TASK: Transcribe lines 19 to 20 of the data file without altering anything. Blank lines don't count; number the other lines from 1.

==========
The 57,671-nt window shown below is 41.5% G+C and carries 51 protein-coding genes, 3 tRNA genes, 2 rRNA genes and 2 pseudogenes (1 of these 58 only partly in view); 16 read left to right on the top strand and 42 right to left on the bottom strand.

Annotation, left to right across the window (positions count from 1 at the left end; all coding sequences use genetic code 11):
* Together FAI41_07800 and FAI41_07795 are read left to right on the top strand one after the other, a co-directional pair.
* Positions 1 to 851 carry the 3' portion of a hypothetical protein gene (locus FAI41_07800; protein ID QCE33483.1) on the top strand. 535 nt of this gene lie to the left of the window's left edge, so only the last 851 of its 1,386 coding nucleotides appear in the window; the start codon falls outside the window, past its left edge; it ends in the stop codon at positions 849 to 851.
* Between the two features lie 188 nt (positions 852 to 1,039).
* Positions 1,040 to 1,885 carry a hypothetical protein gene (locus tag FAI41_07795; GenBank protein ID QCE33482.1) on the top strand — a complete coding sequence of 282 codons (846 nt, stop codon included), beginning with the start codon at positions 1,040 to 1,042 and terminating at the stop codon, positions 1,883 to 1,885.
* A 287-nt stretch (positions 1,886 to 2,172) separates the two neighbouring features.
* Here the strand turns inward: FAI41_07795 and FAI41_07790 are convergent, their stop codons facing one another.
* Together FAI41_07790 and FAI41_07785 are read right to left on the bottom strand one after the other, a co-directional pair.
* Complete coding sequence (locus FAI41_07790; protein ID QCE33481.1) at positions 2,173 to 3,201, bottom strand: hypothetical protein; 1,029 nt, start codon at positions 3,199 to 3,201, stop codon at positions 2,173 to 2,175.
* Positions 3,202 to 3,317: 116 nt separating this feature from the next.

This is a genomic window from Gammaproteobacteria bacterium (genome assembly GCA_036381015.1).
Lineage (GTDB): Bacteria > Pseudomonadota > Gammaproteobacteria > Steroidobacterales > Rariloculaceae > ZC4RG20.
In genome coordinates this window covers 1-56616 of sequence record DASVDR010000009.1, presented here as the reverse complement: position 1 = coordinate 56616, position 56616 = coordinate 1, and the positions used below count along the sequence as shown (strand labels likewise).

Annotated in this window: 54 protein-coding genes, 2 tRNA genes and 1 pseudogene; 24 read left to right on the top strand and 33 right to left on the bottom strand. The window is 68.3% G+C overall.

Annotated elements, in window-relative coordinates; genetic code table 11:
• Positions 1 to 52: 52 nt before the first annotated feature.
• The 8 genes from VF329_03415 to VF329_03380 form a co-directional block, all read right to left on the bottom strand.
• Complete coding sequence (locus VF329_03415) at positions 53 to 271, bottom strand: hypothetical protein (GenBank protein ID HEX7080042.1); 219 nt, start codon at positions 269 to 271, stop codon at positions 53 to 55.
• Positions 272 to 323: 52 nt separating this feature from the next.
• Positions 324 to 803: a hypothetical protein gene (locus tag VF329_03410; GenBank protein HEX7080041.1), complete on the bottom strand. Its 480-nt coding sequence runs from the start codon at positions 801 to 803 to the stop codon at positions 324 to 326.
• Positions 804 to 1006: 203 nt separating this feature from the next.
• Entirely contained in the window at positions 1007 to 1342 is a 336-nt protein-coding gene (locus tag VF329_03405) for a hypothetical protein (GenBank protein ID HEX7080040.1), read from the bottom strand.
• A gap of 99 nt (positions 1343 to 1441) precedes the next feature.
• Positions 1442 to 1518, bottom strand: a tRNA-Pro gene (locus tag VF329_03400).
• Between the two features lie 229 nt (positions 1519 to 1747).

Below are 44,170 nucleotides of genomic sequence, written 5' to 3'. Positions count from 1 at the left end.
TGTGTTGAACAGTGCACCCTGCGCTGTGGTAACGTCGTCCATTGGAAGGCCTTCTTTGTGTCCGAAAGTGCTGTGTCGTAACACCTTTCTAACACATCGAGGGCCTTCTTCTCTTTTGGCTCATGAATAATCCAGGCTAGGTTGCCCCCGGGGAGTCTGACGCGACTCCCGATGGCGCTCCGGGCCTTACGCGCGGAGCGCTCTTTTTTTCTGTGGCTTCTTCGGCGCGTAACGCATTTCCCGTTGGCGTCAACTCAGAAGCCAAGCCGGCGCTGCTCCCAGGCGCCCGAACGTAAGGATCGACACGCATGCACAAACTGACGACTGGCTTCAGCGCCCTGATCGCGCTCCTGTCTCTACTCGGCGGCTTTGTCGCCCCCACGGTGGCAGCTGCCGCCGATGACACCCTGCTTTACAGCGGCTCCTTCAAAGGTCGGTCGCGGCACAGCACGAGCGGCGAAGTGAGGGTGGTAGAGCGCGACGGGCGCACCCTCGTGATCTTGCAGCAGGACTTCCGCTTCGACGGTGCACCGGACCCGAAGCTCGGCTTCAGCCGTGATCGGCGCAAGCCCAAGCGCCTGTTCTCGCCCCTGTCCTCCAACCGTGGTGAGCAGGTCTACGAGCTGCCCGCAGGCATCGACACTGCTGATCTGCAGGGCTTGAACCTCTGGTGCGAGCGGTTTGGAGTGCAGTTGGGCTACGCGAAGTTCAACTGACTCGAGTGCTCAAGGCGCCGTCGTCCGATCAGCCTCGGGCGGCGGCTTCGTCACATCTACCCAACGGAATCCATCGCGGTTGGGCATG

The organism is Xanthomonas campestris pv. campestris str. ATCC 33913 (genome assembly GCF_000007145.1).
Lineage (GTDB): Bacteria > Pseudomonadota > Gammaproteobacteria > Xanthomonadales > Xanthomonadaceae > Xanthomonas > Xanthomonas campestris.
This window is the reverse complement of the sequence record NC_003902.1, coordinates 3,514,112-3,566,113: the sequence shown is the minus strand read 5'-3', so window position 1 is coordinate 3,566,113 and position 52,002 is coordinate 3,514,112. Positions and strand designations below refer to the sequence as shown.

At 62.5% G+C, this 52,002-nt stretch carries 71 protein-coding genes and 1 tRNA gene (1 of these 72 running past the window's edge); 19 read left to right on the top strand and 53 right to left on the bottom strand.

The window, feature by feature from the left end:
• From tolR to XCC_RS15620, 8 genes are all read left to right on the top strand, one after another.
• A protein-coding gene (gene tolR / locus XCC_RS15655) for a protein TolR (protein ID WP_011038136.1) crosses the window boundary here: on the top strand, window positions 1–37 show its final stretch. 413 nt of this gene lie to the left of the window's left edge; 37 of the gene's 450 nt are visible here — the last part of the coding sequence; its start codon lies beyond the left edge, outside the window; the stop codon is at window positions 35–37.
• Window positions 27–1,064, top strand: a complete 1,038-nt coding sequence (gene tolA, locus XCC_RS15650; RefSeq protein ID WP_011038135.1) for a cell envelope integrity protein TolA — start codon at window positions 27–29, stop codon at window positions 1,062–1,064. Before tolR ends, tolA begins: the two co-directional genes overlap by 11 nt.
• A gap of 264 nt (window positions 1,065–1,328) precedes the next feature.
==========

• Complete coding sequence (locus VF329_03415) at positions 53 to 271, bottom strand: hypothetical protein (GenBank protein ID HEX7080042.1); 219 nt, start codon at positions 269 to 271, stop codon at positions 53 to 55.
• Positions 272 to 323: 52 nt separating this feature from the next.